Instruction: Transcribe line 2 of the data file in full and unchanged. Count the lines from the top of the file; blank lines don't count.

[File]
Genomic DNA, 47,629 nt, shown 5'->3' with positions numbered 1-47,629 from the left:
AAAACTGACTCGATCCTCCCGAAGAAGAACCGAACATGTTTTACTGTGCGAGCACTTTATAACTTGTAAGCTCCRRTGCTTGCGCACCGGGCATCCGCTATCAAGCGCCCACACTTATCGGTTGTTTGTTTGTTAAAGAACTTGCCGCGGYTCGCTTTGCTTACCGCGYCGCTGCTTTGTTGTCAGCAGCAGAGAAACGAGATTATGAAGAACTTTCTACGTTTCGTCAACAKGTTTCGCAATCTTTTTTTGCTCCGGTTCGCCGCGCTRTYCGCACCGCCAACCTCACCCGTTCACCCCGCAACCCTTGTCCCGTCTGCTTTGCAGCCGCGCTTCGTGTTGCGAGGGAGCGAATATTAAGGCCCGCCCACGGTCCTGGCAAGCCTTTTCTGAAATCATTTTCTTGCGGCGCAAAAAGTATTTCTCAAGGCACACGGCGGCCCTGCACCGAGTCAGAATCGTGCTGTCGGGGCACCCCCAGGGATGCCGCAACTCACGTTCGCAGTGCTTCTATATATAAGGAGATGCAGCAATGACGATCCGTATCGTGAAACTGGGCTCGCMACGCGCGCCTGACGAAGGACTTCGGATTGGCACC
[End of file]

AAAACTGACTCGATCCTCCCGAAGAAGAACCGAACATGTTTTACTGTGCGAGCACTTTATAACTTGTAAGCTCCRRTGCTTGCGCACCGGGCATCCGCTATCAAGCGCCCACACTTATCGGTTGTTTGTTTGTTAAAGAACTTGCCGCGGYTCGCTTTGCTTACCGCGYCGCTGCTTTGTTGTCAGCAGCAGAGAAACGAGATTATGAAGAACTTTCTACGTTTCGTCAACAKGTTTCGCAATCTTTTTTTGCTCCGGTTCGCCGCGCTRTYCGCACCGCCAACCTCACCCGTTCACCCCGCAACCCTTGTCCCGTCTGCTTTGCAGCCGCGCTTCGTGTTGCGAGGGAGCGAATATTAAGGCCCGCCCACGGTCCTGGCAAGCCTTTTCTGAAATCATTTTCTTGCGGCGCAAAAAGTATTTCTCAAGGCACACGGCGGCCCTGCACCGAGTCAGAATCGTGCTGTCGGGGCACCCCCAGGGATGCCGCAACTCACGTTCGCAGTGCTTCTATATATAAGGAGATGCAGCAATGACGATCCGTATCGTGAAACTGGGCTCGCMACGCGCGCCTGACGAAGGACTTCGGATTGGCACC